Fire at Cleanaway's New Chum landfill site on July 19.
Fire at Cleanaway's New Chum landfill site on July 19.

Mystery remains over what started landfill fire

THE CAUSE of the dump blaze which sent plumes of thick smoke through Ipswich, reigniting longstanding issues about waste operators in the city, could not be determined after an investigation into the fire.

It broke out at waste company Cleanaway’s New Chum site on July 19.

The facility is a kilometre from homes and smoke from the fire shrouded surrounding suburbs.

The smell of burning waste was reported in the Ipswich CBD; about nine kilometres from the New Chum site.

The Department of Environment and Science issued the company with an Environmental Protection Order.

It meant the company had to conduct an investigation into the source, cause and extent of the fire and review its security arrangements of the premises.

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Cleanaway were also required to engage an independent party to conduct an investigation into the current stockpile management processes and fire management arrangements and provide a list of recommendations to prevent a surface landfill fire occurring again.

The report of the investigation stated on July 19, a security guard identified the fire on stockpile 1 of the facility’s resource recovery area 2 and notified Queensland Fire and Emergency Services and site personnel.

“Through the notification and escalation chain, site management and machine operators were at the site within the hour and proceeded to manage the fire with onsite equipment,” it noted.

“The flames were extinguished by 9pm, site personnel remained on site to manage flare ups and hot spots throughout the night.

“The fire on 19 July 2020 burnt the top outside portion of the stockpile.

“It was surficial, to an approximate depth of 300mm to 500mm.”

The report found a number of potential causes were identified but each of these were either “unlikely or inconclusive.”

Fire at Cleanaway's New Chum landfill site on July 19.
Fire at Cleanaway's New Chum landfill site on July 19.

Possible causes included spontaneous combustion, compacting the combustion source (a battery or flare was compacted), magnification source (material, such as glass, refracted light and became an ignition source) and external influence.

The report stated that a hole had been cut in the site’s perimeter fence but it was “unclear” when the hole had been made.

It stated the site has a history of unauthorised entry and regular security patrols of the facility already in place were recently upgraded prior to the fire.

The report said further upgrades to security presence were increased after the fire.

Materials received into the RRA in the three days leading up to the fire included construction and demolition waste, limited commercial and industrial waste, concrete and timber, the report stated.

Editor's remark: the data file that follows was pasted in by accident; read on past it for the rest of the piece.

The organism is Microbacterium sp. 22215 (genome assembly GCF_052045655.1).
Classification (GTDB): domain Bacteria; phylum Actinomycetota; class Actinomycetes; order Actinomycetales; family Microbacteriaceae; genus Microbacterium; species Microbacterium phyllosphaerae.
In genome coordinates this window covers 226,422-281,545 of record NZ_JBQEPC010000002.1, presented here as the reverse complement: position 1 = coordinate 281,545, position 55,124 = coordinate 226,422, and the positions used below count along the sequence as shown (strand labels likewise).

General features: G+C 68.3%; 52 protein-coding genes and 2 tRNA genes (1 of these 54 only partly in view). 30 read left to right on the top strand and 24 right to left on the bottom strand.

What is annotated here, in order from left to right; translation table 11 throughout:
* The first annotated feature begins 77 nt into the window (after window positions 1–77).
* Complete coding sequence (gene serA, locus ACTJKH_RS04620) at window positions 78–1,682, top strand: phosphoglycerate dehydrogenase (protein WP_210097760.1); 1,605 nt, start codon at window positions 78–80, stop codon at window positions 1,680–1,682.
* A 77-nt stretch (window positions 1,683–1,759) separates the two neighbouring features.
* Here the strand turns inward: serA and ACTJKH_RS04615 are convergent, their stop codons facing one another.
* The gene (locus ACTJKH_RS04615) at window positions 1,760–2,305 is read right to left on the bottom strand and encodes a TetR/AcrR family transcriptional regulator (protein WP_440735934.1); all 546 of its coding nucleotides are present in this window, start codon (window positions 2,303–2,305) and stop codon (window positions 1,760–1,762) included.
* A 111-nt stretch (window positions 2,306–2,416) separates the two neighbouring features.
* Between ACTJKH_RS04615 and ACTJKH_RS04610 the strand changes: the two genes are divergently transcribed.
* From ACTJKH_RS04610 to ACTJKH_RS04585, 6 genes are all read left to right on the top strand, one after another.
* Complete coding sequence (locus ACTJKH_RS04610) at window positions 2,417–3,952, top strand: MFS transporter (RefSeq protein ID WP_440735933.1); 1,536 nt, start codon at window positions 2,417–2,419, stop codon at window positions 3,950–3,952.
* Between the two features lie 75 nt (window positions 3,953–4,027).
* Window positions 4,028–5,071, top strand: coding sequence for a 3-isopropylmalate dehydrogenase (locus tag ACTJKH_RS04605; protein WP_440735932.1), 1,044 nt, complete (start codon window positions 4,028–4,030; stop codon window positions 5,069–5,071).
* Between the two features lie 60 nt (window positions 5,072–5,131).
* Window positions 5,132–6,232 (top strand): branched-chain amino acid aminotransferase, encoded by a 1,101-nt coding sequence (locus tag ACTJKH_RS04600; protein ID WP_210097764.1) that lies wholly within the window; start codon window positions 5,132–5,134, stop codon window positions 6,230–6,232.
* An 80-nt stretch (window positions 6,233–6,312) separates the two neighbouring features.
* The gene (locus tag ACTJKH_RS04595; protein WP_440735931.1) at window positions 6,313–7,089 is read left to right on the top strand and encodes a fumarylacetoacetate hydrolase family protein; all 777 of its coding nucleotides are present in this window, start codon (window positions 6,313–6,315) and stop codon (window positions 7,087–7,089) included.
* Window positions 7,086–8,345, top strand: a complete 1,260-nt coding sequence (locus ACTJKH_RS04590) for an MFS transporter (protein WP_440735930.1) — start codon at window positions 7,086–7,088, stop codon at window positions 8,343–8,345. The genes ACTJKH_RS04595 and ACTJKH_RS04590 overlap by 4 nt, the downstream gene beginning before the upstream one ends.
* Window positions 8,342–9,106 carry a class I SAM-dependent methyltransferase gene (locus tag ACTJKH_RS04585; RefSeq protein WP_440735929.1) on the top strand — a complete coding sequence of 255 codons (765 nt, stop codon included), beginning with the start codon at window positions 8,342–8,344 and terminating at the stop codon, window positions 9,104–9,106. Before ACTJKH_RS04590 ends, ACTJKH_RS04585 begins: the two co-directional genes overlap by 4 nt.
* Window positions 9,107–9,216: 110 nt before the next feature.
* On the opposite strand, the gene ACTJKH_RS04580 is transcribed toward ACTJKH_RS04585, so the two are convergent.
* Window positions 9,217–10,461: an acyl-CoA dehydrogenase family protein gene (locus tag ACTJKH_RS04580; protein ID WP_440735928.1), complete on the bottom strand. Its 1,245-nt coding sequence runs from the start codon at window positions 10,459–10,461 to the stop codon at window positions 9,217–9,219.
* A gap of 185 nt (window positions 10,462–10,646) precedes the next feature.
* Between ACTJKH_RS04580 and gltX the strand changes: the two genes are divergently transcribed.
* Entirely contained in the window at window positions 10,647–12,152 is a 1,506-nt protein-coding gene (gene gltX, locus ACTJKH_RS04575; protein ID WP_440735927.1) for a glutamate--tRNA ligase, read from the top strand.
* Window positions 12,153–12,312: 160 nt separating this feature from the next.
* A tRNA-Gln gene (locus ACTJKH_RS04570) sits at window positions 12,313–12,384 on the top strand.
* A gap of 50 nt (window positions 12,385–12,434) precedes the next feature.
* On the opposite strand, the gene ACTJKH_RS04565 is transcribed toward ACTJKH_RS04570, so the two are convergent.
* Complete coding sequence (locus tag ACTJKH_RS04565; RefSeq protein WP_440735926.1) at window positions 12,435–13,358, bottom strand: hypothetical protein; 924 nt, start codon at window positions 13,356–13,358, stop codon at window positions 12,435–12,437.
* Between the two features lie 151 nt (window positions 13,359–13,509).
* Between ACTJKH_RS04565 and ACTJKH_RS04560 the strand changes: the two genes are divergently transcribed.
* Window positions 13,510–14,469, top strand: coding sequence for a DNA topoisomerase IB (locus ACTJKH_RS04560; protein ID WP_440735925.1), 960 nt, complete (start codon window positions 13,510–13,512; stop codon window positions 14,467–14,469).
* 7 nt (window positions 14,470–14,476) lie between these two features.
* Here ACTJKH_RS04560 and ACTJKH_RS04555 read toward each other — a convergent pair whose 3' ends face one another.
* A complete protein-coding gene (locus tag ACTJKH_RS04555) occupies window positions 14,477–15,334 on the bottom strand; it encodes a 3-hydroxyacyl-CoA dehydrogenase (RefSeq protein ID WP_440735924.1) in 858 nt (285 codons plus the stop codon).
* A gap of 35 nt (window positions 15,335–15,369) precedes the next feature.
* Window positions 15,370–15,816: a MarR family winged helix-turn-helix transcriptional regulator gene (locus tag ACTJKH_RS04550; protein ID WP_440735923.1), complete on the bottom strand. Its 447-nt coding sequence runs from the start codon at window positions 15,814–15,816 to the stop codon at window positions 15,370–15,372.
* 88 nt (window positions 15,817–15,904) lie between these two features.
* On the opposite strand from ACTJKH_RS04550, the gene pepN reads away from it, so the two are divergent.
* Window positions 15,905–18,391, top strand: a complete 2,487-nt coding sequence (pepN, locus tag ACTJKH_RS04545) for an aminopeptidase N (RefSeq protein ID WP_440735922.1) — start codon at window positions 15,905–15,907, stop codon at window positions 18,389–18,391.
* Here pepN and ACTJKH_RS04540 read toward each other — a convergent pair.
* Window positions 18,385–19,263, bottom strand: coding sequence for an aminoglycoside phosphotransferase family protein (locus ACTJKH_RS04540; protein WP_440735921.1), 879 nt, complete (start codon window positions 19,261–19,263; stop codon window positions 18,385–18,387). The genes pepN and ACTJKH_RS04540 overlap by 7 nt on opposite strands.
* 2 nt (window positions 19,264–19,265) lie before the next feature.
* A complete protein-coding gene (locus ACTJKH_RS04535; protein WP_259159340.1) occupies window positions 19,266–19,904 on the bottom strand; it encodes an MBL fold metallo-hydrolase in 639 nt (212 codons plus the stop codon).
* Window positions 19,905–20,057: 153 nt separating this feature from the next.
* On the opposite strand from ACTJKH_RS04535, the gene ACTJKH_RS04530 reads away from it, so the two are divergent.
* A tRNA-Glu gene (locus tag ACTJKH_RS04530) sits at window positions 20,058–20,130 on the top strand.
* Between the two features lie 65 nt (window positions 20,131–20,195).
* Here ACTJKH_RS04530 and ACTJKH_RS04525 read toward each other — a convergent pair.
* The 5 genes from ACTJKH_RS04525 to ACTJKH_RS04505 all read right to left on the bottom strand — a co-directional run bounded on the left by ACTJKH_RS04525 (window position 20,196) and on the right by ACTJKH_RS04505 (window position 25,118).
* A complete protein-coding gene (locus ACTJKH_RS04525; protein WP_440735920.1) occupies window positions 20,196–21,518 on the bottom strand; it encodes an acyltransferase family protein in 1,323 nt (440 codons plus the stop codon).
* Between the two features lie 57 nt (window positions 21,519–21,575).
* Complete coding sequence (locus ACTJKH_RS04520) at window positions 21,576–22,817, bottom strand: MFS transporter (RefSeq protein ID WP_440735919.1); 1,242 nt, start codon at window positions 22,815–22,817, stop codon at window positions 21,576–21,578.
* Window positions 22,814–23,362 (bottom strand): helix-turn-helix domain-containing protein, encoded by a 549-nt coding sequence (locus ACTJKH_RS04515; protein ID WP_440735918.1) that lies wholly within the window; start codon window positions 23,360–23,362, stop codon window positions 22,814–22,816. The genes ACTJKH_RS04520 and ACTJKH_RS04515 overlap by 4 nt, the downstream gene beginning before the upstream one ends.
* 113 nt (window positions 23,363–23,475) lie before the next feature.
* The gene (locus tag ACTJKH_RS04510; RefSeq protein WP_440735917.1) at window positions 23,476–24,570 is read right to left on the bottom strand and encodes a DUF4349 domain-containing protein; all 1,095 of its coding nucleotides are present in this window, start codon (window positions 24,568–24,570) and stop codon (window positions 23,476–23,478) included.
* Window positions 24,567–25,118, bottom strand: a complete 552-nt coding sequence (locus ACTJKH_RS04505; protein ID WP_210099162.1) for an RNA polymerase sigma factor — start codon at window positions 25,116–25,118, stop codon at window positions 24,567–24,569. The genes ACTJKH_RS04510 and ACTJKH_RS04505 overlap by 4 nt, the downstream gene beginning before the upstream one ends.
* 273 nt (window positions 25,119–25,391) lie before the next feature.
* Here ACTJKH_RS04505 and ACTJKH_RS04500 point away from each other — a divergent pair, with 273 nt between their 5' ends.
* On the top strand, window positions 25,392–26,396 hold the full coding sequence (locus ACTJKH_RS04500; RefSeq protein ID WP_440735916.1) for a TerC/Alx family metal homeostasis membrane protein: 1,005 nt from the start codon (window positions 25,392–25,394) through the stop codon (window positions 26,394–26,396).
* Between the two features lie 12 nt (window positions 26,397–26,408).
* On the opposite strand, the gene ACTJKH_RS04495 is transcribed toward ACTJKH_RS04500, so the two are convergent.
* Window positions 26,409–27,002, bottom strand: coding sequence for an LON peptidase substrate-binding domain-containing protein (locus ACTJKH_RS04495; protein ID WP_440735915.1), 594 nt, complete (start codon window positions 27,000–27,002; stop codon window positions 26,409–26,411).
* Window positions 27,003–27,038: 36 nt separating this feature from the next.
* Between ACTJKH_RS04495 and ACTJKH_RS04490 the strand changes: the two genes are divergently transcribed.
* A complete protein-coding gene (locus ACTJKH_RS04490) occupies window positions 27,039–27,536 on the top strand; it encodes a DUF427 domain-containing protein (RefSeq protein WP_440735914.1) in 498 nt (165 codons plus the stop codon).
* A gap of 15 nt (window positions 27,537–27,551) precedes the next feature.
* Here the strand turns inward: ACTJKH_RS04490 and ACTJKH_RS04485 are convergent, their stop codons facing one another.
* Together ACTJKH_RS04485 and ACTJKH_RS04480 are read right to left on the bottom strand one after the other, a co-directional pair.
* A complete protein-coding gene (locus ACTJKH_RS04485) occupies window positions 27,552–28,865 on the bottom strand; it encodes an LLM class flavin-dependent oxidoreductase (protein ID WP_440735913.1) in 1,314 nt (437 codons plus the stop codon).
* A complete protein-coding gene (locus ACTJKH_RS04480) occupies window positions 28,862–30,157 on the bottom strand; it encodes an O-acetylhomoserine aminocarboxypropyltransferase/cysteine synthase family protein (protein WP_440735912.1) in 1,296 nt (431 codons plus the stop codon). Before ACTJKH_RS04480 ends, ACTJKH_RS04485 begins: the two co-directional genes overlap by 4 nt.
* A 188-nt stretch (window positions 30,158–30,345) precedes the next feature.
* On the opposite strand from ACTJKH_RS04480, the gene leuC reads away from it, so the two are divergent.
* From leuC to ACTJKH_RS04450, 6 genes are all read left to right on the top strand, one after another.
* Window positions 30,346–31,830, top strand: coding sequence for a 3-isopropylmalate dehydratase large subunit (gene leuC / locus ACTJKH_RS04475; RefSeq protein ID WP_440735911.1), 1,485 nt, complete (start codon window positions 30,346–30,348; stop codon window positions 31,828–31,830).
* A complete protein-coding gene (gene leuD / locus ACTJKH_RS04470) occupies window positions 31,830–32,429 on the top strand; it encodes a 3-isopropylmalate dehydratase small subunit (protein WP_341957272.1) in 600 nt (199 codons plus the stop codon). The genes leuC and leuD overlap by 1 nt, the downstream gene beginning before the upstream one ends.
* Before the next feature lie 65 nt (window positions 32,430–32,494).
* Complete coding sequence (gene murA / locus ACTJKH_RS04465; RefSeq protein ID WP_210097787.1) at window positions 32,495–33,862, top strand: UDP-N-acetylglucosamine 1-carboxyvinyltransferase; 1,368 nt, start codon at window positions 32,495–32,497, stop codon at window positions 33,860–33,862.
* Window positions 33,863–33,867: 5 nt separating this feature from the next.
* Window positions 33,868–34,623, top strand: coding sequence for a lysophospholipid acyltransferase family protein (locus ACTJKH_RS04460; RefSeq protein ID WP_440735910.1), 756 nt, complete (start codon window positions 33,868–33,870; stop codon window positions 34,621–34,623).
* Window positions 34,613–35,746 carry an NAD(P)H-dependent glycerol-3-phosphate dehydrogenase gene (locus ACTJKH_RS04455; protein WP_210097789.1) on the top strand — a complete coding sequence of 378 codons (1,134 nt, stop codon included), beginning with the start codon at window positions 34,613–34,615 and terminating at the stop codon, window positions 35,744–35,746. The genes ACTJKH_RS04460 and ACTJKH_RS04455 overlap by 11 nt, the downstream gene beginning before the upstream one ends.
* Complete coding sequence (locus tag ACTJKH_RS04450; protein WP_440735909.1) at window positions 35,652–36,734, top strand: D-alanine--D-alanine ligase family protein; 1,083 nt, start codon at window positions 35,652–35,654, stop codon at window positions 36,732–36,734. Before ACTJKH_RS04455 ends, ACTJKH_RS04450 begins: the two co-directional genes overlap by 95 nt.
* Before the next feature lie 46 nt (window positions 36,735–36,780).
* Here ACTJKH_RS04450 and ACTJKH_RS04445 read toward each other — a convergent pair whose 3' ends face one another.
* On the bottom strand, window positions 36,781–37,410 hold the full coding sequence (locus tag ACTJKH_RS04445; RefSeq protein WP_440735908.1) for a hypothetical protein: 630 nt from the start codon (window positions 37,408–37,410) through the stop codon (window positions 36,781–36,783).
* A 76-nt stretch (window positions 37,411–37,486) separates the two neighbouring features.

A DES spokesman said Cleanaway had “addressed all requirements” of the EPO.

“This report detailed the company’s investigation into the possible causes of the fire,” they said.

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“The investigation determined the blaze was unlikely to have been caused by spontaneous combustion or the compaction of a combustion source, such as a battery, within the stockpile due to the management procedures currently in place.

“The investigation was unable to rule out a magnification source, such as glass reflected light, or arson as the cause of the fire.

“Cleanaway was also required to engage an independent appropriately qualified person to conduct an investigation into the stockpile management processes and the fire management arrangements.

“A report on this investigation was submitted to the department on 31 August 2020, and the department is currently reviewing the report.

“The department will continue to closely monitor Cleanaway’s activities to ensure they are doing everything in their power to prevent similar incidents at their facility.”

A Cleanaway spokesman said its operations at the site were reviewed as part of the investigation.

In response to the fire, the company said it had upgraded the afterhours security from two-hourly patrols to residing on site during on-operational hours.

Water carts are being left filled at the RRA at the end of the shift.

“We have reviewed our operations at the site to understand the extent to which we can change practices at the site to reduce the risk of similar incidents occurring,” he said.

“We have progressed quotes for security cameras at various locations at the facility, including thermal sensing technology.”

Read more stories by Lachlan McIvor here.



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